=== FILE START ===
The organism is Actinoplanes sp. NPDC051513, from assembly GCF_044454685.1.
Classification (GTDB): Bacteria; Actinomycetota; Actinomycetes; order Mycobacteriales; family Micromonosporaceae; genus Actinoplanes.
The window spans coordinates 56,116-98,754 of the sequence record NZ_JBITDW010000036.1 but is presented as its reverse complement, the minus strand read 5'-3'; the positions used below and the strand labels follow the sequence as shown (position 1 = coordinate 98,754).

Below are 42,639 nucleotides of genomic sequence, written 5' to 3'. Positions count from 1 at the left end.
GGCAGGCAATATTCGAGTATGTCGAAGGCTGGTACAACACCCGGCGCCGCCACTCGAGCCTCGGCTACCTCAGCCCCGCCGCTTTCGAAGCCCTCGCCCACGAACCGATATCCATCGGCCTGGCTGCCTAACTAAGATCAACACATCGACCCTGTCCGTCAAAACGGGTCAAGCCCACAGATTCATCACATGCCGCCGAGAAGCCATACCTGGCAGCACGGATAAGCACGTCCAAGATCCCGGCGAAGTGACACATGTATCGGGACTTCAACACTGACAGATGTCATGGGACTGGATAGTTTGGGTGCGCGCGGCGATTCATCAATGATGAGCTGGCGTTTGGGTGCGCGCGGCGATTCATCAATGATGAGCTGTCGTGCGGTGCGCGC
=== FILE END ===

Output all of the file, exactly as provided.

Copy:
The organism is Actinoplanes sp. NPDC051513, from assembly GCF_044454685.1.
Classification (GTDB): Bacteria; Actinomycetota; Actinomycetes; order Mycobacteriales; family Micromonosporaceae; genus Actinoplanes.
The window spans coordinates 56,116-98,754 of the sequence record NZ_JBITDW010000036.1 but is presented as its reverse complement, the minus strand read 5'-3'; the positions used below and the strand labels follow the sequence as shown (position 1 = coordinate 98,754).

Below are 42,639 nucleotides of genomic sequence, written 5' to 3'. Positions count from 1 at the left end.
GGCAGGCAATATTCGAGTATGTCGAAGGCTGGTACAACACCCGGCGCCGCCACTCGAGCCTCGGCTACCTCAGCCCCGCCGCTTTCGAAGCCCTCGCCCACGAACCGATATCCATCGGCCTGGCTGCCTAACTAAGATCAACACATCGACCCTGTCCGTCAAAACGGGTCAAGCCCACAGATTCATCACATGCCGCCGAGAAGCCATACCTGGCAGCACGGATAAGCACGTCCAAGATCCCGGCGAAGTGACACATGTATCGGGACTTCAACACTGACAGATGTCATGGGACTGGATAGTTTGGGTGCGCGCGGCGATTCATCAATGATGAGCTGGCGTTTGGGTGCGCGCGGCGATTCATCAATGATGAGCTGTCGTGCGGTGCGCGC